July 5, 2022

A watch or watch is a timepiece worn on the human wrist with an ever-increasing display of time. The main use of watches is to show the time at a certain time and calculate the time span between two events at different times. Watches generally have three kinds of hands, namely the short hour hand, the longer minute hand and the longest seconds hand. Shifts in the appointment of the hands occur every 60 scales, starting from the second hand to the minute hand and from the minute hand to the hour hand. Watches were first introduced in the 16th century. At that time all watches and other timepieces used hand-winding machines. The oldest known watch is that of the Queen of England Elizabeth I, which was made by Robert Dudley in 1571. From the 16th century to the early 20th century, wristwatches were worn only by women, while men wore pocket watches. The dominance of mechanical watches for centuries The century with all its beauty, complexity, and luxury, was finally disturbed by the presence of an electric wristwatch which was first introduced in 1957 in Lancaster, Pennsylvania, United States by the Hamilton Watch Company. Research on the electric watch actually started in 1946. The existence of electric watches did not last long, until Seiko from Japan introduced the world's first quartz (battery) driven wristwatch, the Seiko Astron 35SQ in 1969. The birth of this quartz watch was recognized by the IEEE (Institute of Electrical and Electronics Engineers) for entered into the list of milestones in the development of world electrical engineering. It was this type of watch that then really undermined the hegemony of the Swiss mechanical watch industry. Quartz watches dominate the market, are used by other brands, and are the beginning of a global change in the watch industry. Watches that were originally produced in limited and exclusive quantities, turned into mass production with a more affordable selling price. Waterproof watch Waterproof watches have units of meters, atmospheres (atm), feet (ft), or bars. 1 ATM 10 meters, 1 meter 3.28 feet. Here is a more detailed explanation:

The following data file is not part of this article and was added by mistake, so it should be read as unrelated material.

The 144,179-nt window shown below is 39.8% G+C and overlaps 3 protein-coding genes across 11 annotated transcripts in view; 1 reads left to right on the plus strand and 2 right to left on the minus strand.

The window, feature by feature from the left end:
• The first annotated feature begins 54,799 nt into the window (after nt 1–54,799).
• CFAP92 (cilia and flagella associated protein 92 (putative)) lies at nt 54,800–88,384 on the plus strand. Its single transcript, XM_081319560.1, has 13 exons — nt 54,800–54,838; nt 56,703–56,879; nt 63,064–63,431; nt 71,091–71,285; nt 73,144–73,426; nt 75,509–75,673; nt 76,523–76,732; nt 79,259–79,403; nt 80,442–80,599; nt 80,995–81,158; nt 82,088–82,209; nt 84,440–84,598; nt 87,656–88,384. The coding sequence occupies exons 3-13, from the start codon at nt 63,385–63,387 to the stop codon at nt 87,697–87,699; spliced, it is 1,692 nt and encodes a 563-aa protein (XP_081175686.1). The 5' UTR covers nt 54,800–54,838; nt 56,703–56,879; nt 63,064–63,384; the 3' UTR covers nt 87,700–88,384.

See also

List of watch manufacturers

External links

American and Swiss Watchmaking in 1876 by Jacques David The Watch Factories of America Past and Present by Henry G. Abbott (1888) Federation of the Swiss Watch Industry FH UK patent GB218487, Improvements relating to wrist watches, 1923 patent resulting from John Harwood's invention of a practical self-winding watch mechanism.